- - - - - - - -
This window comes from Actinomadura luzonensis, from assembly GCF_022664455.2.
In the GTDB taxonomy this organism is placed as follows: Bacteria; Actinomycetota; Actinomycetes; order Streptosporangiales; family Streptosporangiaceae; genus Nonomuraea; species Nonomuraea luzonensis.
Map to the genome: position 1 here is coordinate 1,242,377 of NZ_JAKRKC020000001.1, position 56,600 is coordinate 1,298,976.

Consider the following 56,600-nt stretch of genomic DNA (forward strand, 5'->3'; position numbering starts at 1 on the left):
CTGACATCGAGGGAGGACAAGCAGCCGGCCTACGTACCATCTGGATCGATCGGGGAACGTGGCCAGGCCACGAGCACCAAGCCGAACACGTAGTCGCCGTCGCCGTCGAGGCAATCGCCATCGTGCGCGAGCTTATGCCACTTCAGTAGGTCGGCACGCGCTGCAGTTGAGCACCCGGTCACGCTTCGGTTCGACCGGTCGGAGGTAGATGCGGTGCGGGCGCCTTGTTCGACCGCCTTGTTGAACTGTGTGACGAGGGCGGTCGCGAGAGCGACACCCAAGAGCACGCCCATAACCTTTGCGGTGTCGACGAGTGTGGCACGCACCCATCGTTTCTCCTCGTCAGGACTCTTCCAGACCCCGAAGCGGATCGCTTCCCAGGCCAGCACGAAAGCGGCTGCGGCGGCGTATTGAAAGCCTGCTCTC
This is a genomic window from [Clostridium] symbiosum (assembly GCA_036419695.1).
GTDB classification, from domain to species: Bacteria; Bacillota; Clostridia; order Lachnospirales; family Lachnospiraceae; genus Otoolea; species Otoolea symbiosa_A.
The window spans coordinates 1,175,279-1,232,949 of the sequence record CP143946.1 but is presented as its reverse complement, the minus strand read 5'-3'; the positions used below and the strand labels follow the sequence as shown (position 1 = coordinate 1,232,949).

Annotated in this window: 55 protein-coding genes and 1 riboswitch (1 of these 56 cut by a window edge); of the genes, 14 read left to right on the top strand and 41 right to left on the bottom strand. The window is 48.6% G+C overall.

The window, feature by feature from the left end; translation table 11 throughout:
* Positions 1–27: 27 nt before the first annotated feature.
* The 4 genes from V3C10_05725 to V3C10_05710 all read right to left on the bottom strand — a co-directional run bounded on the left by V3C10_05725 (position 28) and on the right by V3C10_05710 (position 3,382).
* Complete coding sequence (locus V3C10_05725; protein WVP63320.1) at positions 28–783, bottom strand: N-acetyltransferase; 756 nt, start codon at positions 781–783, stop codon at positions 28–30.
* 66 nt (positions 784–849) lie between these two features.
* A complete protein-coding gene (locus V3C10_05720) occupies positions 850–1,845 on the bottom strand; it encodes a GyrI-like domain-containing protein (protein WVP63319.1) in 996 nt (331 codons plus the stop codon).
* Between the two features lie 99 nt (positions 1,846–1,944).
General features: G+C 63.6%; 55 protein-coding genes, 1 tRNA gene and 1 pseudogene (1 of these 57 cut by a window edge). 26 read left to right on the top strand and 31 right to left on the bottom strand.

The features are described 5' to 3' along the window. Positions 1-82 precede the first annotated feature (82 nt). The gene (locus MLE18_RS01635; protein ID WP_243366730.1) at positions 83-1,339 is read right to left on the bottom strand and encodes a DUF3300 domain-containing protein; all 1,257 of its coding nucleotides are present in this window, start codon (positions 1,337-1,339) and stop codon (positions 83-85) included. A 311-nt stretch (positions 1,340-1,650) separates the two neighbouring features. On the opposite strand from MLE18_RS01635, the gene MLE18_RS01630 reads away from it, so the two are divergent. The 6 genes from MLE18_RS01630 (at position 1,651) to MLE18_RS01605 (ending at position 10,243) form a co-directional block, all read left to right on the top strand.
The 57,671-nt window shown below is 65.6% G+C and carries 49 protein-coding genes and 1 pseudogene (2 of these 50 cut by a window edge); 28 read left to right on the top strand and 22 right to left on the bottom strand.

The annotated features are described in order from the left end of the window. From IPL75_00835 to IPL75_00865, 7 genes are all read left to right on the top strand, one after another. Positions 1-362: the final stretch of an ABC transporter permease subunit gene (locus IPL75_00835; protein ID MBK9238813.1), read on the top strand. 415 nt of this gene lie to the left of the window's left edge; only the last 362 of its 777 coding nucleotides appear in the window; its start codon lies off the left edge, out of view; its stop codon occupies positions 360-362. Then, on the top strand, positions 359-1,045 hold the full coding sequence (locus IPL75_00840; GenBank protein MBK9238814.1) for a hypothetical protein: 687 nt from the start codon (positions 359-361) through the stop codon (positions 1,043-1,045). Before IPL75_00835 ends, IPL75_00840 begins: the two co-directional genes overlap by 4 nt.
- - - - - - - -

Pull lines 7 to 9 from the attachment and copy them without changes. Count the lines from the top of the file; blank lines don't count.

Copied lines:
GTDB classification, from domain to species: Bacteria; Bacillota; Clostridia; order Lachnospirales; family Lachnospiraceae; genus Otoolea; species Otoolea symbiosa_A.
The window spans coordinates 1,175,279-1,232,949 of the sequence record CP143946.1 but is presented as its reverse complement, the minus strand read 5'-3'; the positions used below and the strand labels follow the sequence as shown (position 1 = coordinate 1,232,949).

Annotated in this window: 55 protein-coding genes and 1 riboswitch (1 of these 56 cut by a window edge); of the genes, 14 read left to right on the top strand and 41 right to left on the bottom strand. The window is 48.6% G+C overall.